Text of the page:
The Internet giant says its free speech rights have been violated because it is legally prohibited from discussing even the vaguest details of government surveillance requests. In an effort to ease the rules on what information it can disclose about such requests, the company has petitioned the Foreign Intelligence Surveillance Court.

According to a report on, “Google points out that it can’t even confirm or deny that is has received FISA court orders.”

Google was identified as a cooperator along with other technology leaders in numerous reports about the government’s massive surveillance program called PRISM. Most if not all of the companies named have vehemently denied that they allow the government direct access to their servers.

Other companies that were named — Facebook, Yahoo, Apple and Microsoft — worked out a deal with the government to disclose information requests, but Google backed out of negotiations because it would have had to group the FISA requests with other lawful inquiries. “Lumping national security requests together with criminal requests — as some companies have been permitted to do — would be a backward step for our users,” read a Google statement on the matter.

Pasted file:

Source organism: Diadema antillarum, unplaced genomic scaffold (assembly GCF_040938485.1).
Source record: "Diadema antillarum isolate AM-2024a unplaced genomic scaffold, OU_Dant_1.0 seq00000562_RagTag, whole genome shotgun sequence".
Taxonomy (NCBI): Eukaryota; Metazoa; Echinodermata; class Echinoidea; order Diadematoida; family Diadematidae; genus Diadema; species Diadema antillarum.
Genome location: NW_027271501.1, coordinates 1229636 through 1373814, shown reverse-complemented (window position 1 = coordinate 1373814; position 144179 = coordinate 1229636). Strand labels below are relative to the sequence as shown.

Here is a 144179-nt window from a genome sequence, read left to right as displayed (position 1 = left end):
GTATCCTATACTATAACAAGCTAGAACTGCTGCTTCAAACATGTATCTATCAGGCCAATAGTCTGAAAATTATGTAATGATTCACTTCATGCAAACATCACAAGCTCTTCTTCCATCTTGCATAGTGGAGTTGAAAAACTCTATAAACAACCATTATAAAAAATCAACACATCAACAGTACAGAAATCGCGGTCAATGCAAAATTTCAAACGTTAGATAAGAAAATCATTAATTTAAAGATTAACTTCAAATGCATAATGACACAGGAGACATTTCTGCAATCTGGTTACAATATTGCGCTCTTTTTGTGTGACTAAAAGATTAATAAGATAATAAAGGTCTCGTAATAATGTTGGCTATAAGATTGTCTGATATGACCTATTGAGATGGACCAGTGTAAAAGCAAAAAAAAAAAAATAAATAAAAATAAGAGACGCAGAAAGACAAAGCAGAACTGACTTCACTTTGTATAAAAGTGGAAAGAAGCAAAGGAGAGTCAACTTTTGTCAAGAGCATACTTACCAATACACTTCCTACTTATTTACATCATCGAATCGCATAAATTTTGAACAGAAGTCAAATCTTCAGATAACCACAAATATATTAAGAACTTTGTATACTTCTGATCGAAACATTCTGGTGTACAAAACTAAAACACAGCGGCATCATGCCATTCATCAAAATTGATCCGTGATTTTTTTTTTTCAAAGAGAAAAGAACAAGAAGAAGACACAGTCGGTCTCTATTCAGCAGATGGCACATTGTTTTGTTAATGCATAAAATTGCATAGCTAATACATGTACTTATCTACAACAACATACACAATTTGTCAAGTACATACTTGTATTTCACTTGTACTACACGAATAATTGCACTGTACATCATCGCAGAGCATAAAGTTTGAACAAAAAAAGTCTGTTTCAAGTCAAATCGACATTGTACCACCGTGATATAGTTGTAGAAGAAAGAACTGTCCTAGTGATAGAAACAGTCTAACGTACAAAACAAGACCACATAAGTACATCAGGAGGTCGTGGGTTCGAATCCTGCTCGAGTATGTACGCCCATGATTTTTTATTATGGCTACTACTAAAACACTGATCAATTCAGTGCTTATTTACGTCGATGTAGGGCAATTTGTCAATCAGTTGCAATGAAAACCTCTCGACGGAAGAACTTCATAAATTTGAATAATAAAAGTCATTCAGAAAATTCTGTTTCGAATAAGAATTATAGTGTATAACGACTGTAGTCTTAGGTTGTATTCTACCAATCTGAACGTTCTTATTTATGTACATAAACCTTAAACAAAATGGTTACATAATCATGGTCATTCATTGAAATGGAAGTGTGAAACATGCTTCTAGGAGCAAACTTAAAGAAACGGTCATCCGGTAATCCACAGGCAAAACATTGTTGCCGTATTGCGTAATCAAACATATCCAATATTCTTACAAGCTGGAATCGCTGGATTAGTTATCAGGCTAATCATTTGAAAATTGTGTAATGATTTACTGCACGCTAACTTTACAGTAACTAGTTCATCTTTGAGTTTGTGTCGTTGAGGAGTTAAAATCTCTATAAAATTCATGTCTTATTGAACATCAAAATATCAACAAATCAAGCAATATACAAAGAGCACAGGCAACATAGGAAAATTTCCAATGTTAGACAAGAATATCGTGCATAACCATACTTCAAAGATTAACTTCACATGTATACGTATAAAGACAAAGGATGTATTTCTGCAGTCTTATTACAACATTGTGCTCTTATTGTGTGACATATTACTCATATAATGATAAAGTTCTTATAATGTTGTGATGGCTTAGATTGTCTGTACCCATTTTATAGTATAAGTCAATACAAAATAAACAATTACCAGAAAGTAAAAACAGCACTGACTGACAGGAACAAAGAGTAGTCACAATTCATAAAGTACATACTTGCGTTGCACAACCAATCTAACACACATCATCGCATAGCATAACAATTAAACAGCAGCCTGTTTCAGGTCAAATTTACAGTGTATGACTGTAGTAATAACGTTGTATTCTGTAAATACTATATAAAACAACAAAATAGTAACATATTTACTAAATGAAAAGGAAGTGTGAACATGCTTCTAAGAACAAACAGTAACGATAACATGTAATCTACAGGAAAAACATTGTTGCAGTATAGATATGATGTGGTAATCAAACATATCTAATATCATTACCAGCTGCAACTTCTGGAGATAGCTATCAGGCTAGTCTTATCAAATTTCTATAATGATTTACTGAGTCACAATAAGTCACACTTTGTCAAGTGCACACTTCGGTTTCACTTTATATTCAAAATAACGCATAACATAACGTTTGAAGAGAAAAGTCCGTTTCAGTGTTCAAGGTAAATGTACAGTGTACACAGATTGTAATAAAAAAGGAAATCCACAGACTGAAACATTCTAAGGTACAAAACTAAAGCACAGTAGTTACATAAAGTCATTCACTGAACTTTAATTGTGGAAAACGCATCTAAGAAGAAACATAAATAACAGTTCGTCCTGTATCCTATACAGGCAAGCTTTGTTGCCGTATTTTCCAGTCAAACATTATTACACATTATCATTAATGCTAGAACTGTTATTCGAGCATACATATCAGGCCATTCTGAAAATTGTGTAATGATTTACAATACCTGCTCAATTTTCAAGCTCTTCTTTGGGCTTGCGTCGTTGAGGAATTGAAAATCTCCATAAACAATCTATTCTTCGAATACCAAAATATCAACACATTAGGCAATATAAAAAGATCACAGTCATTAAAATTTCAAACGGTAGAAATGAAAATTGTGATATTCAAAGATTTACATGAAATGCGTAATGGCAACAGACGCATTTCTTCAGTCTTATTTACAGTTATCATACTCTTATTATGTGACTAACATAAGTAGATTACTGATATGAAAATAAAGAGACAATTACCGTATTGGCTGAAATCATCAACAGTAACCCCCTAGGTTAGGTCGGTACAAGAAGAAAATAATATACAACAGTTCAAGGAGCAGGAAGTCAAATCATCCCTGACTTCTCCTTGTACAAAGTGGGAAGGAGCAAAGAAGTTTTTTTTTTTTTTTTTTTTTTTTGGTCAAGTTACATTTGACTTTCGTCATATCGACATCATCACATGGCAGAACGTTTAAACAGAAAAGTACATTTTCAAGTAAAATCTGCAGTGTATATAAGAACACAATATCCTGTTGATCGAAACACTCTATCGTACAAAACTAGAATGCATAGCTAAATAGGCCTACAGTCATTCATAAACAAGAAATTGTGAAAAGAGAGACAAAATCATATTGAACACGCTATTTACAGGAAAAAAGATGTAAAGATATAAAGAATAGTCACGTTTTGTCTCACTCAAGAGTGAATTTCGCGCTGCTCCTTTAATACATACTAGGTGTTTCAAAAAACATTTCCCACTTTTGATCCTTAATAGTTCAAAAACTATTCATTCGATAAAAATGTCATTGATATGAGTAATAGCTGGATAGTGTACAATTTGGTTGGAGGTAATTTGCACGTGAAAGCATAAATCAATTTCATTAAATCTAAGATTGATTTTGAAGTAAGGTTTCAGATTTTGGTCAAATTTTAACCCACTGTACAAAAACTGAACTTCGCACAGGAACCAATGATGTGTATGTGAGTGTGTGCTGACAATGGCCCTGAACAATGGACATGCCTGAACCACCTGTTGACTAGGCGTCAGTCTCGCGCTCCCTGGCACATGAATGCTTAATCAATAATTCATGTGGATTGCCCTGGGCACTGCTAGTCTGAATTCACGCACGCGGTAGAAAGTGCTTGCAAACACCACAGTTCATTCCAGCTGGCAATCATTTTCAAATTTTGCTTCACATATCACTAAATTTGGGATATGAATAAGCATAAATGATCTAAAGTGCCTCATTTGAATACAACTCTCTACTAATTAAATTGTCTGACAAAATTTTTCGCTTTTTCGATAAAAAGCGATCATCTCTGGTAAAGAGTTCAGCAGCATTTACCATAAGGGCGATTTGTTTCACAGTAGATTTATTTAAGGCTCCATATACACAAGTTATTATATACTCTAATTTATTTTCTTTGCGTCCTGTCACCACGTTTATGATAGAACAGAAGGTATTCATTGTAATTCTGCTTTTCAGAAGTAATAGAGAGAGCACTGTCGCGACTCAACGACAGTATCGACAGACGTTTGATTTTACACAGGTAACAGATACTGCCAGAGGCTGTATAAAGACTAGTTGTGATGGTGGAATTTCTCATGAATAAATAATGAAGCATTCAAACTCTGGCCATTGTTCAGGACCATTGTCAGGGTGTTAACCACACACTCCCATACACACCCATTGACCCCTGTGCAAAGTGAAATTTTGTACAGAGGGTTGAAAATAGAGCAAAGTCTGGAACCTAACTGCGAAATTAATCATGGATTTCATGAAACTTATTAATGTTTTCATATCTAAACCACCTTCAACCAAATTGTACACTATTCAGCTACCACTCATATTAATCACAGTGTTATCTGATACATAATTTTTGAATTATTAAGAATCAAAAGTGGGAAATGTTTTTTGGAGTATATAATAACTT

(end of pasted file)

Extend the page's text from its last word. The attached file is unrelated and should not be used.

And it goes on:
When the PRISM story first broke, Google CEO Larry Page and Chief Legal Officer David Drummond penned a blog post called, “What the … ?” “First,” they wrote, “we have not joined any program that would give the U.S. government—or any other government—direct access to our servers. Indeed, the U.S. government does not have direct access or a ‘back door’ to the information stored in our data centers. We had not heard of a program called PRISM until yesterday.”

The Electronic Frontier Foundation, a champion of Internet privacy, praised Google’s decision to fight for more transparency. The advocacy group currently gives the tech company four out of five stars in its “Who Has Your Back?” report on how Internet companies handle privacy and transparency with regard to government access to users’ information. Yahoo, by comparison, has only one star.

— Posted by Peter Z. Scheer.

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